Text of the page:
155 Main Street,
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The Empress Theatre, now the Empress Ballroom, at the time was located next to the Palace Theater on Main Street, with an alleyway between them. Between both theaters is the Democratic Headquarters. The facade of the theater is now a storefront and as you go down the “Palace Walk” on your left you can see the many offices that have taken over.
The Empress Ballroom is now the premier all ages, no alcohol venue in the area playing to mostly hardcore, metal, indie, emo, etc., shows.
My friend Brian Blair co-owns and runs it as well as Bill Kutchinsky aka Billy Willy. The venue is at the end on the right and when you are in the staging area, the ceilings are majestically tall, at around 50-75 feet. This whole area is the area under what used to be the stage and you can see the demarcation line halfway up. The stage is about 25 feet by 15 feet with light rigging above, etc. Above you is the balcony and soundbooth with a loft of offices in the back. Underground is the basement and the many sound studios complete with glass soundbooths and kitchen and offices.
Ghosts have been sighted here during shows in the air as well as downstairs. Besides ghosts, there are also shadows that appear and laughter and when you take pictures no matter where in the building, little bubbles appear around the subject matter.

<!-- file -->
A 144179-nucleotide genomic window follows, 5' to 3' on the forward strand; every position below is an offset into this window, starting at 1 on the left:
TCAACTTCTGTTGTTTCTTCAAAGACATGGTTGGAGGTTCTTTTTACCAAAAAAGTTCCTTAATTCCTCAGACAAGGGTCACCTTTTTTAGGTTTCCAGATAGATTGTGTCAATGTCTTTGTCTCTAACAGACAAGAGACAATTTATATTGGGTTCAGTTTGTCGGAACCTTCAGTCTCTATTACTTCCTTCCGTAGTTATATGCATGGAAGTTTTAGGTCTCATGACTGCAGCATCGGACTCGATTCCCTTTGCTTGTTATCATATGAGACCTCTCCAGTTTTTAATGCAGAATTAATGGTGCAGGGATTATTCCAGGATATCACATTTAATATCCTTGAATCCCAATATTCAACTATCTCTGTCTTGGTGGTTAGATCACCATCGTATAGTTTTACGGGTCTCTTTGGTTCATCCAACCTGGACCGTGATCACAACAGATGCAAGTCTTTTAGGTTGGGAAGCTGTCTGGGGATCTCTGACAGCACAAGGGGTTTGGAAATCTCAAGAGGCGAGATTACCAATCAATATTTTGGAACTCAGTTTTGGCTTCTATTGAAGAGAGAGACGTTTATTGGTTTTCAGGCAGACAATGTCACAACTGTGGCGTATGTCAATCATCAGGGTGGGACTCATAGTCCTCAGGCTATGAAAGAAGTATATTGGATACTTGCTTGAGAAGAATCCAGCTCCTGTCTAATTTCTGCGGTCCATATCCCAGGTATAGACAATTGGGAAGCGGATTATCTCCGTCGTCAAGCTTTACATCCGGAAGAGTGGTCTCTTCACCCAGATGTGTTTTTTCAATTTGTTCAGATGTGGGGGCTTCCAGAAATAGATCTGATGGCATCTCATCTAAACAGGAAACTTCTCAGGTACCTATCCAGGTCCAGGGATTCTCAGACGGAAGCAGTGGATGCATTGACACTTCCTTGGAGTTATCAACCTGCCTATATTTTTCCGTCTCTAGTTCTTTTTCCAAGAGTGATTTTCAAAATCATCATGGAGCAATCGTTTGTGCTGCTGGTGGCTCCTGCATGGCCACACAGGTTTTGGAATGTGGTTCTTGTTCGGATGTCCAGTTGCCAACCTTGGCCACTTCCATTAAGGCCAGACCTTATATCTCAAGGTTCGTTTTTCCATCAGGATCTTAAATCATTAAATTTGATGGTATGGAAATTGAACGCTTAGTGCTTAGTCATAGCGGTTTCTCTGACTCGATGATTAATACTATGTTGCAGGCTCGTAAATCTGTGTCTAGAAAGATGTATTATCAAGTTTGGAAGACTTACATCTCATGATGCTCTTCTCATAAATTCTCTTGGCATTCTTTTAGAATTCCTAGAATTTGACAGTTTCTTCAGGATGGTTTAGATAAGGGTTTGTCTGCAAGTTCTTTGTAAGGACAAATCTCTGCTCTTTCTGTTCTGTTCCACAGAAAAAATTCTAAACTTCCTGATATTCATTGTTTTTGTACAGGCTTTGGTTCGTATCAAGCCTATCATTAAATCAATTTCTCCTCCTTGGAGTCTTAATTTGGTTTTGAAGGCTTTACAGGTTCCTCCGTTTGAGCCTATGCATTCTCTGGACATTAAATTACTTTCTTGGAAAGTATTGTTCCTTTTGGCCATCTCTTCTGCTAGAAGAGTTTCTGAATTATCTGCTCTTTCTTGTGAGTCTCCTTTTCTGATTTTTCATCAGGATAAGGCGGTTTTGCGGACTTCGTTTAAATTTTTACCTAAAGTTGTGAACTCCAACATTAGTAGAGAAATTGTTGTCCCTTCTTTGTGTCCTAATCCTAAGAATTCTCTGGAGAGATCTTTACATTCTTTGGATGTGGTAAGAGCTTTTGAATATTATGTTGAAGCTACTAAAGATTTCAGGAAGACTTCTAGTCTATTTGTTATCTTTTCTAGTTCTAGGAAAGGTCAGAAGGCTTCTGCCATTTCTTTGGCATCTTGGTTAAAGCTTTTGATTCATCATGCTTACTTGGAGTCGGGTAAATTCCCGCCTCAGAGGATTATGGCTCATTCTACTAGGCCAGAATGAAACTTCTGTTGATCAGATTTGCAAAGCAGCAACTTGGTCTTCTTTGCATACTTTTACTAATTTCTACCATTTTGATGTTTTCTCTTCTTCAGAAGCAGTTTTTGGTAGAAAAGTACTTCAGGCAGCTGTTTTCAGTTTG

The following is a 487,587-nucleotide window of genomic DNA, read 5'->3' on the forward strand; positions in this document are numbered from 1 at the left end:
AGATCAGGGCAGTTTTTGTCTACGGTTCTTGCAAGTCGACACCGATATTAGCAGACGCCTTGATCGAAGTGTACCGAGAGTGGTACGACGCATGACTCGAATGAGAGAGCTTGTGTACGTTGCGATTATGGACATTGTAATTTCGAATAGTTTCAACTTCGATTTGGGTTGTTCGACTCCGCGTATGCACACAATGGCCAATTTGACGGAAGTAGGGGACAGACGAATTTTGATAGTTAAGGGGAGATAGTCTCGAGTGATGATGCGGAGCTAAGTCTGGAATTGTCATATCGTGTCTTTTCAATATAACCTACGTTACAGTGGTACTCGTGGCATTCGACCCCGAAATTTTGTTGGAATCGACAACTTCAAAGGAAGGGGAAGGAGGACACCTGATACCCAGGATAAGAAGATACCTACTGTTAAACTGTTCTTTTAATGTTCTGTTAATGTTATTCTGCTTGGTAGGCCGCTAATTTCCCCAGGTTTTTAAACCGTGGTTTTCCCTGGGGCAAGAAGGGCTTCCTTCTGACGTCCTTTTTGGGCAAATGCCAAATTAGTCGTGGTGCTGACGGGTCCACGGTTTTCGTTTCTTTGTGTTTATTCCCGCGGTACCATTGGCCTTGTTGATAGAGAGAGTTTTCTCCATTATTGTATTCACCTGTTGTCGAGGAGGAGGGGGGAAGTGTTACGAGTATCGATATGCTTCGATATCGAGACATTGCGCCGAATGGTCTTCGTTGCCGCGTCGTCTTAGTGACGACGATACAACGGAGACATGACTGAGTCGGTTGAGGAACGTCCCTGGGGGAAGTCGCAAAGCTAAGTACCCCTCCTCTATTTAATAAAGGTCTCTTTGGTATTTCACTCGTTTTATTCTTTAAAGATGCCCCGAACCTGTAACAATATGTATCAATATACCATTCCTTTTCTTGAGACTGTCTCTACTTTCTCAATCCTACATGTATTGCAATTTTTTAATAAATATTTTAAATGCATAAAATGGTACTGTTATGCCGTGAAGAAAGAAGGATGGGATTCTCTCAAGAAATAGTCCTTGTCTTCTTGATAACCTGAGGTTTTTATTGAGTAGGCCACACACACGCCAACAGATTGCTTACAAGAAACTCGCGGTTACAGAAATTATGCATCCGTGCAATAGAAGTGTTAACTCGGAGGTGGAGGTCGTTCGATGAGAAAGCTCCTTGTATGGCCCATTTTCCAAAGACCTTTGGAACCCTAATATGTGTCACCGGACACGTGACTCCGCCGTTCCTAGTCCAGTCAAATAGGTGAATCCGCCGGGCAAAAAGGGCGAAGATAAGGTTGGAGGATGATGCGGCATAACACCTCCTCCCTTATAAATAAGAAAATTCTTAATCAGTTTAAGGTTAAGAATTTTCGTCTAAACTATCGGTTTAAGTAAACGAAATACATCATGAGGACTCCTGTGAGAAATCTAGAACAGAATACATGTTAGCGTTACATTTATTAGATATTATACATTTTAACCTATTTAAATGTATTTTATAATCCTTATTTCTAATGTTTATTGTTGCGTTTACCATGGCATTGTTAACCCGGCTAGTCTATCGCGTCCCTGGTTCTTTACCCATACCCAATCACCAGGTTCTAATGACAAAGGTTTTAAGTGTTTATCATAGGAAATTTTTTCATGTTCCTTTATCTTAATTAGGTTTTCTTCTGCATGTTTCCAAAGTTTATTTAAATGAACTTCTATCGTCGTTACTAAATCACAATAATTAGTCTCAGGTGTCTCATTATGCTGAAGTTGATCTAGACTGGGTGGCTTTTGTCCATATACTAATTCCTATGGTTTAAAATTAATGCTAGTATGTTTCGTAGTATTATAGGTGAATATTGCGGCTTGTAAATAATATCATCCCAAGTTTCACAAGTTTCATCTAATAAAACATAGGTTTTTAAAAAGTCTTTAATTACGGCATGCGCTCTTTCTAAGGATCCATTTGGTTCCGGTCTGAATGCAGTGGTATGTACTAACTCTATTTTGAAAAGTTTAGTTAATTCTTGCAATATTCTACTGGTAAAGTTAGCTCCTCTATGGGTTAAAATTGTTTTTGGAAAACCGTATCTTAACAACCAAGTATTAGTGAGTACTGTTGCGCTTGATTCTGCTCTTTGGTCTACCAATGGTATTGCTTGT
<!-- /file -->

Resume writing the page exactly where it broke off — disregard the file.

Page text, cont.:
“The History and the Hauntings” (taken from an old issue of the Fairfield Weekly):
“The building that now houses the Empress Ballroom was built around 1850. It originally opened as a vaudeville venue called the Princess Theatre and its surviving flyers and advertisements betray a colorful history. When motion pictures arrived, the Princess was transformed and its name changed to the Empress Theatre in time to host a preview of D.W. Griffith’s groundbreaking film "America” in 1924. The Palace and the Empress became side-by-side movie theatres owned by Warner Bros. and were a focal point of activity in downtown Danbury.
The Empress closed around 1969 and the area the seats once occupied was leveled out and converted into office space (the modern Empress Ballroom includes only the stage portion of the original building).
In the late ‘70s and early '80s, the Ballroom space became a tire warehouse and soon after fell into disuse. When Kutchinsky moved in to start construction with partners Jym Parrella and Chris Cacciato, they first had to tear down old dressing rooms and clean out the garbage strewn everywhere following years of neglect."
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